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Hoffmann, R. A wiki for the life sciences where authorship matters. Nature Genetics (2008)

Comparative study of cefaclor and amoxicillin in treatment of urinary tract infection.

Cefaclor or amoxicillin was given to 51 randomly assigned patients with urinary tract infections. Inclusion in the study required two pretreatment urine cultures yielding the same organism (susceptible to both antibiotics) in concentrations greater than or equal to 10(5)/ml. Both drugs were administered as 250 mg. orally every eight hours for ten days. Cefaclor was given to 27 patients and amoxicillin to 24. Most patients in both groups had negative urine cultures at five to nine days and four to six weeks following therapy. One patient in each group was unsuccessfully treated. Relapse or reinfection occurred with similar frequency in both treatment groups. Both antibiotics were well tolerated. minimal inhibiting concentrations (MICS) of cefaclor, amoxicillin, cephradine, and cephalexin were determined by an agar dilution technique for the 44 available pretreatment isolates (41 Escherichia coli and 3 Proteus mirabilis). Mean MICs (micrograms./ml., +/- SD) were 2.2 +/- 1.4 for cefaclor, 4.4 +/- 2.0 with amoxicillin, 8.1 +/- 4.2 for cephradine, and 5.7 +/- 3.0 with cephalexin. Cefaclor is highly active in vitro against those gram-negative bacteria which are commonly isolated from urine. Cefaclor is as effective as amoxicillin when administered three times daily for the treatment of urinary tract infection.[1]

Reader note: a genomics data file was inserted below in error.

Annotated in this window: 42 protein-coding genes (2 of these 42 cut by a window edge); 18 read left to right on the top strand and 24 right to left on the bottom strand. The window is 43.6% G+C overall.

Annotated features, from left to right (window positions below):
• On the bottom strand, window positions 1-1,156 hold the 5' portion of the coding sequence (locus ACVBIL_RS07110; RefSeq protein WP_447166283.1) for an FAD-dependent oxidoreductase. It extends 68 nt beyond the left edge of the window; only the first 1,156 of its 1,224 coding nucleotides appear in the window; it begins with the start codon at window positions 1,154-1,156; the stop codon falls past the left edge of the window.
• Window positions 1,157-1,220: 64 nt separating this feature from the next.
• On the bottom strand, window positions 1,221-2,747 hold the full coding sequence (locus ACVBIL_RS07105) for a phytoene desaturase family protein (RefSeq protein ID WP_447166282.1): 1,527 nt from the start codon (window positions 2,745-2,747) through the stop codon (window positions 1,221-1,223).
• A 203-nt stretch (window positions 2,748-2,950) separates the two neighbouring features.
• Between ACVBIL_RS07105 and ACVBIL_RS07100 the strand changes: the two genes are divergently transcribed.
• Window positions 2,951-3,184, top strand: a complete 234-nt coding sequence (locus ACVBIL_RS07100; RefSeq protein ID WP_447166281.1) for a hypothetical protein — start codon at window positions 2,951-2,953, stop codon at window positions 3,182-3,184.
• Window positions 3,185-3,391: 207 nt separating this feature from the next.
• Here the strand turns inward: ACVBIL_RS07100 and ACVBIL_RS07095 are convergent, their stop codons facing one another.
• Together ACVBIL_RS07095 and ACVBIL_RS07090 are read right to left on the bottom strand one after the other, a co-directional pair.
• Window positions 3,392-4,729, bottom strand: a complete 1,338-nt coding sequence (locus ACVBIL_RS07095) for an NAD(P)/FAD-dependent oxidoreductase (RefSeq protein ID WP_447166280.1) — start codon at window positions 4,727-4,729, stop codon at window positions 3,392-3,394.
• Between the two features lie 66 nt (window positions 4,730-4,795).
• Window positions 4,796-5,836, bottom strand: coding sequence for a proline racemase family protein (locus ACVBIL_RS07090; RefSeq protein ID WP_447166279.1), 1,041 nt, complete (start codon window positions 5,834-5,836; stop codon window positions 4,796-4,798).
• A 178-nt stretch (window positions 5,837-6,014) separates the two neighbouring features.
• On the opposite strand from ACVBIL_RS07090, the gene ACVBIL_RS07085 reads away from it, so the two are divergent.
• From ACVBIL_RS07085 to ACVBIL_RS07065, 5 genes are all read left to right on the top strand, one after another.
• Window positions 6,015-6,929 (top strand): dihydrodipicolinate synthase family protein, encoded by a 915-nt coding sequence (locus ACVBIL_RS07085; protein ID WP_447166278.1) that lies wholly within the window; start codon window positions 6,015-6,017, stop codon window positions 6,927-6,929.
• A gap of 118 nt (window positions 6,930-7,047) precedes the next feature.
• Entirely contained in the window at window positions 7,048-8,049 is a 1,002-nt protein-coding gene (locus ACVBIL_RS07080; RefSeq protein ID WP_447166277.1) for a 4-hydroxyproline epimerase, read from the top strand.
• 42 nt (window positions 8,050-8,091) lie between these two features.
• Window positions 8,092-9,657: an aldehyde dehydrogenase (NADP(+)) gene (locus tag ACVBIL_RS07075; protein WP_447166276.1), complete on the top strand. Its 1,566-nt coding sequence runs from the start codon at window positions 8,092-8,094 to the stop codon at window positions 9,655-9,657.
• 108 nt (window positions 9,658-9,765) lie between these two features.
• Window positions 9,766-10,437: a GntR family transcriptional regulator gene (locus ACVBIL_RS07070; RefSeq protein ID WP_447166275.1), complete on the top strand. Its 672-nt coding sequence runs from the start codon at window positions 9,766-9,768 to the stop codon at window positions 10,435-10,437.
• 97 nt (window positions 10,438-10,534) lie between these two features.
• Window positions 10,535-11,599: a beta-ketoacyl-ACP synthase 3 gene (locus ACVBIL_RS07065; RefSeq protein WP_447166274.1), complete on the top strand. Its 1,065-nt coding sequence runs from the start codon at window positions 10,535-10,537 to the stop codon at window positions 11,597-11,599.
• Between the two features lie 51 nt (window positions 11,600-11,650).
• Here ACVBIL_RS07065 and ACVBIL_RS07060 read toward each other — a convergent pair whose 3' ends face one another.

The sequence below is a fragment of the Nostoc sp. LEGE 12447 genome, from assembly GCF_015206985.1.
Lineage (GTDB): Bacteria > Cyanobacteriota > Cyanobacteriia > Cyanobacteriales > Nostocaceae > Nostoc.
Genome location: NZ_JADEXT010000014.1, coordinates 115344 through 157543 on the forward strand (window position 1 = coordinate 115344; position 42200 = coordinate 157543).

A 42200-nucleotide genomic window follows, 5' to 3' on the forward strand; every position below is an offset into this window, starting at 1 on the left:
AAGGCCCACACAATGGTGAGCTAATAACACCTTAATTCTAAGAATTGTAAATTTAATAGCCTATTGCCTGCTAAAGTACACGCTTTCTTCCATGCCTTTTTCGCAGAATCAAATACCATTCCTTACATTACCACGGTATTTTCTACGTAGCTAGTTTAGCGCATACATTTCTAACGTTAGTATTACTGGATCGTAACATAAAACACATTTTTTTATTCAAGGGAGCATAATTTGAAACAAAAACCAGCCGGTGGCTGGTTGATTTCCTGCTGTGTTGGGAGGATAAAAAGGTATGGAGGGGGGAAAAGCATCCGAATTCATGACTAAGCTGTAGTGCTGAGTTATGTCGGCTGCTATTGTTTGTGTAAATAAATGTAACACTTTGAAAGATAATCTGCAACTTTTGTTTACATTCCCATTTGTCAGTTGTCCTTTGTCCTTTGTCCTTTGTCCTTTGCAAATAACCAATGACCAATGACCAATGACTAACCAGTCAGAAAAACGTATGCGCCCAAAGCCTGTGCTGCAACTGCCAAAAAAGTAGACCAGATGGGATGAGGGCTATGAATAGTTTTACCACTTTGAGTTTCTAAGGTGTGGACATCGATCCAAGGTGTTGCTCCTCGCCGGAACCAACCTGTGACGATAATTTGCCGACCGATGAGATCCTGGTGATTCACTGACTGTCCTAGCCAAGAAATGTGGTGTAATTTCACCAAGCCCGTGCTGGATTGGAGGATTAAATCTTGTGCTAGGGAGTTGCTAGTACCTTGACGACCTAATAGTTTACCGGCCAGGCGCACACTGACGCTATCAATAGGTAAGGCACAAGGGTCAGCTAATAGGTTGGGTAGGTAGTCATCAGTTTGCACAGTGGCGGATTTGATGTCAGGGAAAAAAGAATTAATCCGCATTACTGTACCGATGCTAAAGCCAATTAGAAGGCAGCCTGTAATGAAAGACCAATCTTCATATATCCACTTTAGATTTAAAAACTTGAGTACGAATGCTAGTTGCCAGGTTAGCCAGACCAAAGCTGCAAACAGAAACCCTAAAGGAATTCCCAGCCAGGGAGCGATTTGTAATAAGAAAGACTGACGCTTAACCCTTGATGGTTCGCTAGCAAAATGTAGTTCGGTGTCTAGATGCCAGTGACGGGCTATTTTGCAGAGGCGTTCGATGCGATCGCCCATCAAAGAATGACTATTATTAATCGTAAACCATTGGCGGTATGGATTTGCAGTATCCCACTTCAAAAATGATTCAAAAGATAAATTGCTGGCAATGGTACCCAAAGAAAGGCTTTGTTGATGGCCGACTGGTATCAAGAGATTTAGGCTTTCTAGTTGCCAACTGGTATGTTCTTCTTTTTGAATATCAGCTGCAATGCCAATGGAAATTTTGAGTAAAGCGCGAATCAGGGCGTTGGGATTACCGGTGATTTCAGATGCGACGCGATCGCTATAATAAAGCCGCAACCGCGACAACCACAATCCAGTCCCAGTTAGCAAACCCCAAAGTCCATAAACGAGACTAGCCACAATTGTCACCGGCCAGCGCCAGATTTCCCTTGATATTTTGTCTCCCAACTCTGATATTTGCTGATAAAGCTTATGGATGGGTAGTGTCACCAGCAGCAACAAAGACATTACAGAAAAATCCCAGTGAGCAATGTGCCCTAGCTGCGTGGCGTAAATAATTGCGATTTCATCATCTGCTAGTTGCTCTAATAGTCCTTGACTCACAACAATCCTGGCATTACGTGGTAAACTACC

1. Comparative study of cefaclor and amoxicillin in treatment of urinary tract infection. Rotschafer, J., Crossley, K., Zaske, D., Viste, R. Urology (1979) [Pubmed]
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